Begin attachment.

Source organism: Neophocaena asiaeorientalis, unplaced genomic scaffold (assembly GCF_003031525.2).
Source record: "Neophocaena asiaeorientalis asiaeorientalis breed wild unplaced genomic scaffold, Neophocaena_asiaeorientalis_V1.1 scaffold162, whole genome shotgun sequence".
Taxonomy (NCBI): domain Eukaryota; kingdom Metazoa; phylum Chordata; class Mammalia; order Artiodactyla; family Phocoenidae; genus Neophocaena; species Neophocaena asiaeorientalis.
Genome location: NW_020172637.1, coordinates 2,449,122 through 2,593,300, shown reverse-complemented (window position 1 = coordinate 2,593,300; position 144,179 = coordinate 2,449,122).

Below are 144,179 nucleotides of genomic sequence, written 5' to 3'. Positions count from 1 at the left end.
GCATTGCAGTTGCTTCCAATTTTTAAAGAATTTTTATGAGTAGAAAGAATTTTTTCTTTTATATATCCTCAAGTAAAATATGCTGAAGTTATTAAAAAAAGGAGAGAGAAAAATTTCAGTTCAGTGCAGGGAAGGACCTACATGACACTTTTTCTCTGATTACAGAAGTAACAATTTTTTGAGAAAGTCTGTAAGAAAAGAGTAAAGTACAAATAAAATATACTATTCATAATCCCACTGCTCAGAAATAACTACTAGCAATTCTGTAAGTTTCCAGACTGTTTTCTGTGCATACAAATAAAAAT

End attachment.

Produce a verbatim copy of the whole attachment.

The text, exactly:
Source organism: Neophocaena asiaeorientalis, unplaced genomic scaffold (assembly GCF_003031525.2).
Source record: "Neophocaena asiaeorientalis asiaeorientalis breed wild unplaced genomic scaffold, Neophocaena_asiaeorientalis_V1.1 scaffold162, whole genome shotgun sequence".
Taxonomy (NCBI): domain Eukaryota; kingdom Metazoa; phylum Chordata; class Mammalia; order Artiodactyla; family Phocoenidae; genus Neophocaena; species Neophocaena asiaeorientalis.
Genome location: NW_020172637.1, coordinates 2,449,122 through 2,593,300, shown reverse-complemented (window position 1 = coordinate 2,593,300; position 144,179 = coordinate 2,449,122).

Below are 144,179 nucleotides of genomic sequence, written 5' to 3'. Positions count from 1 at the left end.
GCATTGCAGTTGCTTCCAATTTTTAAAGAATTTTTATGAGTAGAAAGAATTTTTTCTTTTATATATCCTCAAGTAAAATATGCTGAAGTTATTAAAAAAAGGAGAGAGAAAAATTTCAGTTCAGTGCAGGGAAGGACCTACATGACACTTTTTCTCTGATTACAGAAGTAACAATTTTTTGAGAAAGTCTGTAAGAAAAGAGTAAAGTACAAATAAAATATACTATTCATAATCCCACTGCTCAGAAATAACTACTAGCAATTCTGTAAGTTTCCAGACTGTTTTCTGTGCATACAAATAAAAAT